Forest education vital for sustainable forestry

Thursday March 21 2019

 

By FRED KAFEERO

The importance of forests cannot be overstated since all life on earth, therefore our survival, depends on them.

They provide livelihoods for humans; are important habitats for animals they protect watersheds; prevent soil erosion; and help mitigate the negative impacts of climate change.

However, despite all this significance, forests are disappearing at an unprecedented scale world over! According to the Global Forest Resources Assessment 2015 report, in 1990 the world had 4,128 million hectares of forest but by 2015 this area decreased to 3,999 million hectares.

There are many reasons advanced including an increasing population; expansion of agriculture land; reliance on wood fuel for energy and other unsustainable land use practices. Closer home in Tanzania, the 2015 National Forest Resources Monitoring and Assessment report, estimated the annual rate of deforestation at 372,816 hectares, while by 2018 the estimates by Tanzania’s National Carbon Monitoring Centre showed an increase in the annual rate of deforestation to 469,420 hectares.

As the theme for 2019 International Day of Forests focuses on “Forests and Education”, we need to reflect on the role of forest education in addressing present and future challenges.

How for example is forest education inculcating the values, culture and responsibility among our children for caring and protecting forest resources? How relevant and adequate are the curricular at primary, secondary and tertiary institutions in addressing the current and future challenges forestry faces? Why is enrolment in the forestry profession on the decline in many countries? Many of these questions can be explored another time, but let us take aim at the young generation.

Education has long been recognized as a key means to influence the knowledge, skills and values of citizens to support sustainable development.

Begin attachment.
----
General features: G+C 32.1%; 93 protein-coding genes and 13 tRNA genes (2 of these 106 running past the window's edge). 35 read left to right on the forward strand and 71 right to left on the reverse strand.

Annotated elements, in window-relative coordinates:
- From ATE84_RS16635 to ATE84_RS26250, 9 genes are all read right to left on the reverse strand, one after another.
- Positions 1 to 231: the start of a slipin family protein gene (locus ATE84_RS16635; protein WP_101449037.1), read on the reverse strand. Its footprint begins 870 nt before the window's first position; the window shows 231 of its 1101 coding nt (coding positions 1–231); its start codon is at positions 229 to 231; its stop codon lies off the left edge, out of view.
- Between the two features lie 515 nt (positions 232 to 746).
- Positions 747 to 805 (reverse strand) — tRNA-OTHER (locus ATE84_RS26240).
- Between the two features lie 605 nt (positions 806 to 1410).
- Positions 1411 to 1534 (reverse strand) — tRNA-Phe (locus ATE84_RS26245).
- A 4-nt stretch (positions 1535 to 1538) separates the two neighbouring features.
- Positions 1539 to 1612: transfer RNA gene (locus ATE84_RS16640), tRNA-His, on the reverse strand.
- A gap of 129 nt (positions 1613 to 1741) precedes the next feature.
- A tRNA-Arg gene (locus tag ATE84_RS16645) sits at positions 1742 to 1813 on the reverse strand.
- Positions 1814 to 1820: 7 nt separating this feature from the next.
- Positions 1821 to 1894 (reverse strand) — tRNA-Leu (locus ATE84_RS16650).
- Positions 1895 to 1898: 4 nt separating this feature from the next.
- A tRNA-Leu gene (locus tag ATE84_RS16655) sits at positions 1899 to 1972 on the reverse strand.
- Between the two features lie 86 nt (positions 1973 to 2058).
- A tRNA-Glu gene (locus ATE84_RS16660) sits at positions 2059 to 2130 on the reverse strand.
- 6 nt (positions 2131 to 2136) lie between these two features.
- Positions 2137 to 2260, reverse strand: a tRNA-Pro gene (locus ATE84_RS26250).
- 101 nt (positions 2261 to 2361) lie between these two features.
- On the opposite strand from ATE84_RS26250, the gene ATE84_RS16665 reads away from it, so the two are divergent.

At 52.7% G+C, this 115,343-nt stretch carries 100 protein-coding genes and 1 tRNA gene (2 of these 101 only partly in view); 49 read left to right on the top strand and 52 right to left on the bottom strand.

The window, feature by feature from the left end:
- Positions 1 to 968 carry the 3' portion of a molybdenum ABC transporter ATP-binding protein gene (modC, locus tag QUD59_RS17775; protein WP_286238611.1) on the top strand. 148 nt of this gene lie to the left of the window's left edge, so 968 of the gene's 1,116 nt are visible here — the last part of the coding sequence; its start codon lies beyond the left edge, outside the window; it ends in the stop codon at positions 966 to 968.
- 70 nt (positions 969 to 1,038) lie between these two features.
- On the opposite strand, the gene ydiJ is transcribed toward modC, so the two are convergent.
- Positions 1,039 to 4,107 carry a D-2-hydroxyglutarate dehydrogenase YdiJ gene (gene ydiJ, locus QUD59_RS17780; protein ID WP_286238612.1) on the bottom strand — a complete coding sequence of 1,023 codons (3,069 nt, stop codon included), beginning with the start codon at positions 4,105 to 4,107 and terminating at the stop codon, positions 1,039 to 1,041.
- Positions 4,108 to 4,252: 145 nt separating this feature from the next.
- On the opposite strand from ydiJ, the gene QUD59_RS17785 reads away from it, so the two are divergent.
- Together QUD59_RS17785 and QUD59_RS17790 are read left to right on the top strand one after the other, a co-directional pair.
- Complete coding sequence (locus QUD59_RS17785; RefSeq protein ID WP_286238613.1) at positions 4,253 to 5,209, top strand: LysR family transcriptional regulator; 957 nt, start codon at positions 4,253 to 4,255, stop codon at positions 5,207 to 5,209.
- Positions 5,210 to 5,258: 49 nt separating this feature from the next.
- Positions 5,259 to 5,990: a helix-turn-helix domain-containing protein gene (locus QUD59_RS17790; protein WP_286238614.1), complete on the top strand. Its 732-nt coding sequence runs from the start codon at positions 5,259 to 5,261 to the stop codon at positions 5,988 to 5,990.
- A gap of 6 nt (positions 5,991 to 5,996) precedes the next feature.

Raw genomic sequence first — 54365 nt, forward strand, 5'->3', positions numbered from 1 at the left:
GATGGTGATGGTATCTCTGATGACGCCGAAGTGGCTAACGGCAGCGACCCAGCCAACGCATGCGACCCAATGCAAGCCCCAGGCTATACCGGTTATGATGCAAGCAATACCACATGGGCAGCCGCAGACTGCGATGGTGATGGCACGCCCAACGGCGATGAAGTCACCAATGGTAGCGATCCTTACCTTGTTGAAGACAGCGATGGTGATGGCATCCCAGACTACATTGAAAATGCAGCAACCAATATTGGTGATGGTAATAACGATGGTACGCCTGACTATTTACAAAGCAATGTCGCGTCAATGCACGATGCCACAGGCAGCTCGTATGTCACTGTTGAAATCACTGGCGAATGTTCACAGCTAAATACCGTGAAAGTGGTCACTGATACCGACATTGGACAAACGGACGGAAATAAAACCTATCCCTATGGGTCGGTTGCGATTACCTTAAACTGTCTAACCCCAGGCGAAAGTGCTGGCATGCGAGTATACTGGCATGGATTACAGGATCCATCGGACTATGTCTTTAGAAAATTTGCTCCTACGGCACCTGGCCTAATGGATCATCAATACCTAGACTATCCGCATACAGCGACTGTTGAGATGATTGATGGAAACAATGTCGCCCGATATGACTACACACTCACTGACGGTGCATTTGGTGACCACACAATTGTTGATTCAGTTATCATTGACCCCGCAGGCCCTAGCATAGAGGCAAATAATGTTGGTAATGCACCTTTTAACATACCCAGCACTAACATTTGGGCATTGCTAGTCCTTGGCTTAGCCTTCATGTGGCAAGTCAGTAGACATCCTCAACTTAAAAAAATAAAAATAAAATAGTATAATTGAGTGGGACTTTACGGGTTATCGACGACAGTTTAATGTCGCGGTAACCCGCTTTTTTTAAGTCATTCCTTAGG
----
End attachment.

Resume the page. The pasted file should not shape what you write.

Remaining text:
Providing children with a foundation to better understand the vital role of forests is a critical step to safeguarding natural resources for future generations. Raising awareness among today’s children of sustainable use and conservation will also encourage the young adults of tomorrow to make responsible decisions about the environment.

It is essential to bring forests into their lives at an early age in order to change the common misconceptions that support a strict conservation approach to forests (no take, no use). Forest education can inspire young children to learn about the importance of forests and to pursue a career in forestry; it can help them to connect with nature thus creating future generations conscious of the benefits of trees and forests and the need to manage them sustainably.

Children can discover forests in classrooms and forest schools, by spending guided time in forests and urban parks, or by learning about trees growing in cities and gardens.

In a country like Tanzania where over 40 per cent of the population is under the age of 15, educating children on the importance of sustainably managing and using forests becomes a strategic entry point for ensuring ecological integrity in the long run.

Healthy forests are central in our aspirations to achieve the Sustainable Development Goals.

The author is the Representative of the Food and Agriculture Organization of the United Nations (FAO) in Tanzania.